While there are readily available tools for copying files to/from a DOS-compatible floppy disk with OS-9, there aren’t alot of options to FORMAT a raw/blank/non-dos 3.5 inch DS DD disk for use with DOS/Windows machines. There is a suite of 3rd party modules that can do it and more, but they are a pain to setup and some of the modules are hard to track down. Sooo I made this. 😀 I called it DOSFORMAT because MSFORMAT was already taken. 🙁 It doesn’t depend on ANY 3rd party solutions and works with any standard NitrOS-9 install (including Ease Of Use editions). Currently, it only supports 3.5 inch Double-Sided Double-Density disks (720K), but I’d like to add support for 5.25 disks too when I get some kind of device that lets me hook one of them up to my PC for testing. Below is a download link to a zip file which contains the DOSFORMAT command program and the source code (messy as it is). Feel free to play around with it and let me know you think. My contact info is over HERE. I hope you find it useful, or just neat to play with. Enjoy!
I had a cool idea of how to run my portable SiriusXM satellite radio completely from USB battery power if we had a power outage. It’s amazing how many devices are 5 volt DC-based and can be easily run off of a USB port or two. But yeah, SiriusXM offers quite a few more options in terms of radio stations to listen to than AM/FM when the power is out 😉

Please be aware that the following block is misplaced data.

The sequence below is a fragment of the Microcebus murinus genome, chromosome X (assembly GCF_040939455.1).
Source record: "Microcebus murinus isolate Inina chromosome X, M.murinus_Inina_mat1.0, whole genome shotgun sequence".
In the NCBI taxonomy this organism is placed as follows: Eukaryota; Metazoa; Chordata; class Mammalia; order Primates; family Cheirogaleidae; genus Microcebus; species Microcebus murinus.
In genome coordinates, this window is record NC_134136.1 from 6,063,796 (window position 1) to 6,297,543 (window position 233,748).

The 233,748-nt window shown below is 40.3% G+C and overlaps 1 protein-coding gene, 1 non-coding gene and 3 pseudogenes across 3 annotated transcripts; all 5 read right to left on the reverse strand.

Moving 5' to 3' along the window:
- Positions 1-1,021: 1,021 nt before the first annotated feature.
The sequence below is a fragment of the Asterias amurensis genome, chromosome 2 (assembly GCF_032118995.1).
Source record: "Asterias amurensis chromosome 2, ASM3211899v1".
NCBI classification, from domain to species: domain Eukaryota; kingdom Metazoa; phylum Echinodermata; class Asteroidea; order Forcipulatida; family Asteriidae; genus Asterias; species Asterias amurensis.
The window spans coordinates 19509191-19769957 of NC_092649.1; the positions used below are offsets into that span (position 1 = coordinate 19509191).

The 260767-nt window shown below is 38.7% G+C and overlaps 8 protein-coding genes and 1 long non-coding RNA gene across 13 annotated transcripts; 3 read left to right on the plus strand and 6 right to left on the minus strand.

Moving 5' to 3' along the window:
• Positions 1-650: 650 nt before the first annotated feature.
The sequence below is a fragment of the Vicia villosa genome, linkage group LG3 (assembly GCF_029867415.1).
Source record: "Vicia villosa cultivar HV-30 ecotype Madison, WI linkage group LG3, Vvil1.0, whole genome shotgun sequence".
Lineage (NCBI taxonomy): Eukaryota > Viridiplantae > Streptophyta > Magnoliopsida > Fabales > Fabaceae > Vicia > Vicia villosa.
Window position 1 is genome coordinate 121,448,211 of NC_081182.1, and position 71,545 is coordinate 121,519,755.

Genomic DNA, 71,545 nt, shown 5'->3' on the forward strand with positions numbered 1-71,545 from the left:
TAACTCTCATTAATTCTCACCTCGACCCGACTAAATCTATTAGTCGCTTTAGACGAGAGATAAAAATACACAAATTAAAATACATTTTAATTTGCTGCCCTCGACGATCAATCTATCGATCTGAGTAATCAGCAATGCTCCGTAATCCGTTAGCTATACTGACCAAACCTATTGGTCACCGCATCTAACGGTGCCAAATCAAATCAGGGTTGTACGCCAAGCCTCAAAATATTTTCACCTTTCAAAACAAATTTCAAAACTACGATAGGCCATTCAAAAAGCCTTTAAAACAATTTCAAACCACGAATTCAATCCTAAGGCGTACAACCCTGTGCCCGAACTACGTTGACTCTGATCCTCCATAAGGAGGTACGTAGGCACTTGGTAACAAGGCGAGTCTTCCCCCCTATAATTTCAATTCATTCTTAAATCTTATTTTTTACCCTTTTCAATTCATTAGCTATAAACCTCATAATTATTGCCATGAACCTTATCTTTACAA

So I finally have a working chiptunes player for OS-9! “Chiptunes” are FM synthesizer-based song files often found in video games, etc. This player currently only supports the OPL sound chip inside the Mega-Mini MPI, but I plan to hopefully support more hardware like the GMC and the Speech Sound Pak in the future. Give it a try and feel free to let me know what you think or what additional sound chips you’d like me to support later on. Below is a link to a ZIP file containing disk images of my program in various forms, and a demo video of my showing it off on my system. The VHD is a hard drive image that also has many CCT and VGM song files to try. The DSK file is a 720KB image with just a few song tracks I could fit for those who don’t have hardware supporting large disk images. I encourage you to try your own VGM files too and let me know if any of them give you trouble. A HUGE thank you to everyone that helped me put this together.